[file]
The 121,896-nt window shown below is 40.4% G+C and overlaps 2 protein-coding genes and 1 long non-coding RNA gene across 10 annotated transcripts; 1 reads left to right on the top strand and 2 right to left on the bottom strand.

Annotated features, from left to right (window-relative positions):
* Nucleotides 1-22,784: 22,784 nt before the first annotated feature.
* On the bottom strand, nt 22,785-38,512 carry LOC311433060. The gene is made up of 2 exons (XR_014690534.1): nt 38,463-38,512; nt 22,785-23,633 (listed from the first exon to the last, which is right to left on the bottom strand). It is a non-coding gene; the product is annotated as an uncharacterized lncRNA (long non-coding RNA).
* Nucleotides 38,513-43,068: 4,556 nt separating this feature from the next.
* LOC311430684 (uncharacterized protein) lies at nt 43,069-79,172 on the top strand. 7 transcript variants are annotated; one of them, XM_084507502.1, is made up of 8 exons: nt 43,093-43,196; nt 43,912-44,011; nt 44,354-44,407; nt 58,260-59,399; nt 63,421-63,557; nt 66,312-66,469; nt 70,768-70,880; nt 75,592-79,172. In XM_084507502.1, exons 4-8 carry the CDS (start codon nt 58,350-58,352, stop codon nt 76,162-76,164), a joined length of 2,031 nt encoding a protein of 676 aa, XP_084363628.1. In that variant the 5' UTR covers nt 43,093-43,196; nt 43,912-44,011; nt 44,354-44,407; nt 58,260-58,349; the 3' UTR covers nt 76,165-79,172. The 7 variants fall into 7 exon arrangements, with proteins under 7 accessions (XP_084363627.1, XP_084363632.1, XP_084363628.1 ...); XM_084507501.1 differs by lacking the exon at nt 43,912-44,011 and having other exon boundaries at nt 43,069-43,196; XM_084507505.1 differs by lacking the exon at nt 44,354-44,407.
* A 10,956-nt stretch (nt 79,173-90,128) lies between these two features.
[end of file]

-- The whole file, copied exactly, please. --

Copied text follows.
The 121,896-nt window shown below is 40.4% G+C and overlaps 2 protein-coding genes and 1 long non-coding RNA gene across 10 annotated transcripts; 1 reads left to right on the top strand and 2 right to left on the bottom strand.

Annotated features, from left to right (window-relative positions):
* Nucleotides 1-22,784: 22,784 nt before the first annotated feature.
* On the bottom strand, nt 22,785-38,512 carry LOC311433060. The gene is made up of 2 exons (XR_014690534.1): nt 38,463-38,512; nt 22,785-23,633 (listed from the first exon to the last, which is right to left on the bottom strand). It is a non-coding gene; the product is annotated as an uncharacterized lncRNA (long non-coding RNA).
* Nucleotides 38,513-43,068: 4,556 nt separating this feature from the next.
* LOC311430684 (uncharacterized protein) lies at nt 43,069-79,172 on the top strand. 7 transcript variants are annotated; one of them, XM_084507502.1, is made up of 8 exons: nt 43,093-43,196; nt 43,912-44,011; nt 44,354-44,407; nt 58,260-59,399; nt 63,421-63,557; nt 66,312-66,469; nt 70,768-70,880; nt 75,592-79,172. In XM_084507502.1, exons 4-8 carry the CDS (start codon nt 58,350-58,352, stop codon nt 76,162-76,164), a joined length of 2,031 nt encoding a protein of 676 aa, XP_084363628.1. In that variant the 5' UTR covers nt 43,093-43,196; nt 43,912-44,011; nt 44,354-44,407; nt 58,260-58,349; the 3' UTR covers nt 76,165-79,172. The 7 variants fall into 7 exon arrangements, with proteins under 7 accessions (XP_084363627.1, XP_084363632.1, XP_084363628.1 ...); XM_084507501.1 differs by lacking the exon at nt 43,912-44,011 and having other exon boundaries at nt 43,069-43,196; XM_084507505.1 differs by lacking the exon at nt 44,354-44,407.
* A 10,956-nt stretch (nt 79,173-90,128) lies between these two features.